Having Returned to the Religion of His Ancestors, a Former Hidden Jew Remembers Christmases Past

Dec. 24 2018

Around the time of Thomas Balazs’s confirmation into the Lutheran church, his father sat him down and explained that he and Thomas’s mother had been born and raised as Jews, survived the Holocaust in Hungary, and converted to Christianity upon their marriage to spare their children the danger and indignity of growing up Jewish. Thomas returned to Judaism in the fifth decade of his life. But it was several years later—ice-skating with his own son to the sound of Christmas carols the day before Thanksgiving—that he first found himself missing the Gentile holiday of his youth:

Until that moment, the first ten years without Christmas had been surprisingly easy for me. . . . So it was odd when I found myself singing [“Jingle Bell Rock”] along with Bobby Helms as [my son] and I skated around the rink. . . . [But] I don’t have any Jewish memories to compete with [my fondest memories of childhood Christmases] because, of course, I wasn’t raised Jewish, didn’t even know I was a Jew until I was thirteen. But then again, I do have at least one kind of Jewish memory of Christmas in the ’70s. . . .

I wanted something special for my mom. Our neighbors were having a garage sale, and there was this blue ceramic vase shaped like a fish that I thought was pretty cool. It only cost 50 cents, so I got it for my mom, and she kept it with our other tchotchkes for the next 40 years or so. But when I bragged to one of [my older brother’s] friends that I had bought this vase for my mother at the garage sale, his response was, “You bought your mother a present at a garage sale? What, are you a Jew?” I was, but I didn’t know it yet. It’s always been a bit of a mixed-up holiday for me, I guess. . . .

If it’s true, as some say, that one can never stop being a Jew, it’s also true that you can never quite shake off Christmas once it has worked its way into your system; it’s cultural DNA. In my case, it’s also a by-product of growing up in a traumatized Jewish household of modern-day Marranos. It’s the result of living as a Christian for four decades. And it’s a consequence of there being some really great Christmas songs.

Did I mention my boy’s name is Judah? There are lots of reasons we chose that name. One was so he would have a moniker that both his American and Israeli cousins could pronounce (as opposed to, say, Yitzḥak). . . . A bigger reason, though, for me at least, was that it was based on the name Judah—that is, from the tribe of Judah—that the people once known as Hebrews and Israelites came to be called “Jews.” Unlike me, my son will always know he was a Jew. He can’t help it. The word is built into his name. His name is the foundation of the word.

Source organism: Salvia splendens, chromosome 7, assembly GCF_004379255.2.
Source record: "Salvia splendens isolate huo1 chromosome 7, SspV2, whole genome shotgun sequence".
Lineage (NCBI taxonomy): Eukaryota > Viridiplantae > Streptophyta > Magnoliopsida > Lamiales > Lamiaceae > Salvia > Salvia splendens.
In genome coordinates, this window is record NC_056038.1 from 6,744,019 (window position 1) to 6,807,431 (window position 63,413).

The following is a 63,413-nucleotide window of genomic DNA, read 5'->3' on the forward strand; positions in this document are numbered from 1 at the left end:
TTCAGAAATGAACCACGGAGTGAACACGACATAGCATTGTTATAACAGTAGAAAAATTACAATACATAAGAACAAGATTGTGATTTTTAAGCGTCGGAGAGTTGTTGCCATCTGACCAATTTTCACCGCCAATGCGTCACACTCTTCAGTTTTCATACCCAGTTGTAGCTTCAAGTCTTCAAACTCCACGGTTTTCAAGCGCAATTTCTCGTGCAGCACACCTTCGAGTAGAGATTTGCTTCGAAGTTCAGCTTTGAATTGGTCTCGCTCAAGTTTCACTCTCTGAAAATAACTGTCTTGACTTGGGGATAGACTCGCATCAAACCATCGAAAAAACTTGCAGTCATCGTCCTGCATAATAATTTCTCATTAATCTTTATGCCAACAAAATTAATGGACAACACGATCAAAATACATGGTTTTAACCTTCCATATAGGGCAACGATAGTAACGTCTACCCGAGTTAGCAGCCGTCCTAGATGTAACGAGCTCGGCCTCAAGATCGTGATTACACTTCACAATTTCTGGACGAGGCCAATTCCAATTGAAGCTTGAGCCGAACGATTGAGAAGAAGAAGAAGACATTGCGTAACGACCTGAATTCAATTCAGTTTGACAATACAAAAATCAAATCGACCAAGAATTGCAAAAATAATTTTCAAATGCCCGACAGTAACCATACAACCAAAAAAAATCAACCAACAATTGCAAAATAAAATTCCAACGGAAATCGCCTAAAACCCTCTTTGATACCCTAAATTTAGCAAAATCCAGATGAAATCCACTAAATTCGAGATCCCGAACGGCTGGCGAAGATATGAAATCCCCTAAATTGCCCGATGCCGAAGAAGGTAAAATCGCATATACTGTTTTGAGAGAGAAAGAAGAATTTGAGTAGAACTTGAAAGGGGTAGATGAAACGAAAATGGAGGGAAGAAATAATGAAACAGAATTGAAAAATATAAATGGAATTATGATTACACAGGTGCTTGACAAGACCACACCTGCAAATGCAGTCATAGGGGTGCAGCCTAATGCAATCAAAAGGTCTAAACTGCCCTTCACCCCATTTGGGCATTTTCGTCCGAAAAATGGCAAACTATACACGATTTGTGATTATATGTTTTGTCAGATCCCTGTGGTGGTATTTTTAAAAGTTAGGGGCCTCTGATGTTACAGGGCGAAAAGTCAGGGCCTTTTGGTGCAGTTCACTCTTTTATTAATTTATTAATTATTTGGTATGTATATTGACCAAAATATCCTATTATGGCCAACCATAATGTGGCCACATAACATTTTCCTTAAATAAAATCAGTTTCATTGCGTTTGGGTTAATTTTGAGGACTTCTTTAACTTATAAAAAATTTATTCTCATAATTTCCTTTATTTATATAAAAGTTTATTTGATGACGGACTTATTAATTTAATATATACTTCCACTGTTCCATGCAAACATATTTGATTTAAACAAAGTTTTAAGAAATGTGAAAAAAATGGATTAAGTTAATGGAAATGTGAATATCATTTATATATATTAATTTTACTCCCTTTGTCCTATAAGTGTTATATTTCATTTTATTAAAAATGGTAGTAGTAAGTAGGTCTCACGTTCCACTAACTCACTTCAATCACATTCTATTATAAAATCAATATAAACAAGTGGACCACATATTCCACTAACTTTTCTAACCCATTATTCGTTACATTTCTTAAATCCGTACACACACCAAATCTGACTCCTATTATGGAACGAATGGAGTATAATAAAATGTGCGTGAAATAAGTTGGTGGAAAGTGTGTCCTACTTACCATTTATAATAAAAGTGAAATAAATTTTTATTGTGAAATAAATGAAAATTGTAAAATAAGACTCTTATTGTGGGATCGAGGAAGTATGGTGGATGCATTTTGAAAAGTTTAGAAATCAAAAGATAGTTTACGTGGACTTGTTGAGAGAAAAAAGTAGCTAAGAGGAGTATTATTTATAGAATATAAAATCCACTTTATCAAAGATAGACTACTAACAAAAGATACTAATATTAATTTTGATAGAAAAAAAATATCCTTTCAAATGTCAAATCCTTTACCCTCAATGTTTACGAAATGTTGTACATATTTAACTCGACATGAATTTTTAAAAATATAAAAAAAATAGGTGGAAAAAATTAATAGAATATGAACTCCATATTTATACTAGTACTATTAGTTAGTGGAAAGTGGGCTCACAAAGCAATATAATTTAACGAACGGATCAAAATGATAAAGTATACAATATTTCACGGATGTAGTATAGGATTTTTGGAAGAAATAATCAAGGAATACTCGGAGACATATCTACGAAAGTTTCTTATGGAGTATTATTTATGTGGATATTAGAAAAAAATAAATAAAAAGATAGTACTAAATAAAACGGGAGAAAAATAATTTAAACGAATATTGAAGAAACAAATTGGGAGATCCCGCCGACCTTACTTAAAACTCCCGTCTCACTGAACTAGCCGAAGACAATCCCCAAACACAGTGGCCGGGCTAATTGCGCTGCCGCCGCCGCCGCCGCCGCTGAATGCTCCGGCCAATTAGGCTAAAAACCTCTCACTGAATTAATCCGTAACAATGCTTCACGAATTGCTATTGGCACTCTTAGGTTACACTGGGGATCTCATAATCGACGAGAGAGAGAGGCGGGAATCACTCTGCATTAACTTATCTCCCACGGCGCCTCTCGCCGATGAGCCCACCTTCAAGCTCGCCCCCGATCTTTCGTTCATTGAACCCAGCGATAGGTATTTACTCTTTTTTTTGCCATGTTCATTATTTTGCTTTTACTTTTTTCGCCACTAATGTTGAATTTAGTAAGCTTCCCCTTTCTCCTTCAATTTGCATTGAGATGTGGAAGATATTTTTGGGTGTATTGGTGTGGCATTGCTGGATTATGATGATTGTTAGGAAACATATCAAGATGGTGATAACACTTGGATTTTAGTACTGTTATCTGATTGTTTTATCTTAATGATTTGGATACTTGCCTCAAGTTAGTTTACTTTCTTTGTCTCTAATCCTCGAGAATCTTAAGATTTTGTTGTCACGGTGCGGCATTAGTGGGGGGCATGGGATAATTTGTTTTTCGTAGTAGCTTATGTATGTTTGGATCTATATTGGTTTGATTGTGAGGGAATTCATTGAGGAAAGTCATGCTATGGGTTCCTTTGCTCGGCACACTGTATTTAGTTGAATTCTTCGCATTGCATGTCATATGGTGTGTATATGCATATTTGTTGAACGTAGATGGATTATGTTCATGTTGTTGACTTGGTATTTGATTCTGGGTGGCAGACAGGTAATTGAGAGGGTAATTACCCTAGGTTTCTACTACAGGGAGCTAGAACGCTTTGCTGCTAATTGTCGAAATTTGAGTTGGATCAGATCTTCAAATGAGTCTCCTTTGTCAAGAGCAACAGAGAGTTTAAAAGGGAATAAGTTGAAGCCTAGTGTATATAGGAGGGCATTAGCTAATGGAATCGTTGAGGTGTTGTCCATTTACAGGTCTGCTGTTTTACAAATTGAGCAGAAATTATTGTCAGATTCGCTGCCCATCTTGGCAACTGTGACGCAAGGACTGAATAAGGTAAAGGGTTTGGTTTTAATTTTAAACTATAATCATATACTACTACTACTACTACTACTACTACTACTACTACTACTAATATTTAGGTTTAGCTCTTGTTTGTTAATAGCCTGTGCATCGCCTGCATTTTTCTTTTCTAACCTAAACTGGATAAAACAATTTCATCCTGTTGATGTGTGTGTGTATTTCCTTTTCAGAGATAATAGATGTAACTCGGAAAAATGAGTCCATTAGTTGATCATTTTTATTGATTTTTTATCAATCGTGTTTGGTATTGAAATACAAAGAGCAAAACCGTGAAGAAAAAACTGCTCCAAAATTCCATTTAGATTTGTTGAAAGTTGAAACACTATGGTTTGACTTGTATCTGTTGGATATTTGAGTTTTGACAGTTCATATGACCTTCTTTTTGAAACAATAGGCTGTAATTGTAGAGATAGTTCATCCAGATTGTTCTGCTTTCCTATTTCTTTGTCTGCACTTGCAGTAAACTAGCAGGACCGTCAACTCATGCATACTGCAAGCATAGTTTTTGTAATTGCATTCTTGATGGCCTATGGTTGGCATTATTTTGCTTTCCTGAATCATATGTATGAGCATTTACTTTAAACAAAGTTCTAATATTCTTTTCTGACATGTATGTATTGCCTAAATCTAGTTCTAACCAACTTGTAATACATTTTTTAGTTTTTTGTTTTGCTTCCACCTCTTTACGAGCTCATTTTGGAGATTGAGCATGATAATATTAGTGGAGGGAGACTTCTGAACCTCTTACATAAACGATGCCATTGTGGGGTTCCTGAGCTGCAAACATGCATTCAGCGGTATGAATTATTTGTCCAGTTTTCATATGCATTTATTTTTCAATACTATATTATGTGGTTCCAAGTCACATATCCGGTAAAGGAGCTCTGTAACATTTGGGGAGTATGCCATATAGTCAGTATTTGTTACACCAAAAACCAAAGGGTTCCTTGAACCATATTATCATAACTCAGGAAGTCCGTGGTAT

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More about: Christmas, Holocaust, Judaism, Marranos, Religion & Holidays

 

The Syrian Civil War May Be Coming to an End, but Three New Wars Are Rising There

March 26 2019

With both Islamic State and the major insurgent forces largely defeated, Syria now stands divided into three parts. Some 60 percent of the country, in the west and south, is in the hands of Bashar al-Assad and his allies. Another 30 percent, in the northeast, is in the hands of the mostly Kurdish, and American-backed, Syrian Democratic Forces (SDF). The final 10 percent, in the northwest, is held by Sunni jihadists, some affiliated with al-Qaeda, under Turkish protection. But, writes Jonathan Spyer, the situation is far from stable. Kurds, likely linked to the SDF, have been waging an insurgency in the Turkish areas, and that’s only one of the problems:

The U.S.- and SDF-controlled area east of the Euphrates is also witnessing the stirrings of internal insurgency directed from outside. According to the Syrian Observatory for Human Rights, “236 [SDF] fighters, civilians, oil workers, and officials” have been killed since August 2018 in incidents unrelated to the frontline conflict against Islamic State. . . . The SDF blames Turkey for these actions, and for earlier killings such as that of a prominent local Kurdish official. . . . There are other plausible suspects within Syria, however, including the Assad regime (or its Iranian allies) or Islamic State, all of which are enemies of the U.S.-supported Kurds.

The area controlled by the regime is by far the most secure of Syria’s three separate regions. [But, for instance, in] the restive Daraa province in the southwest, [there has been] a renewed small-scale insurgency against the Assad regime. . . .

As Islamic State’s caliphate disappears from Syria’s map, the country is settling into a twilight reality of de-facto division, in which a variety of low-burning insurgencies continue to claim lives. Open warfare in Syria is largely over. Peace, however, will remain a distant hope.

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More about: ISIS, Kurds, Politics & Current Affairs, Syrian civil war, Turkey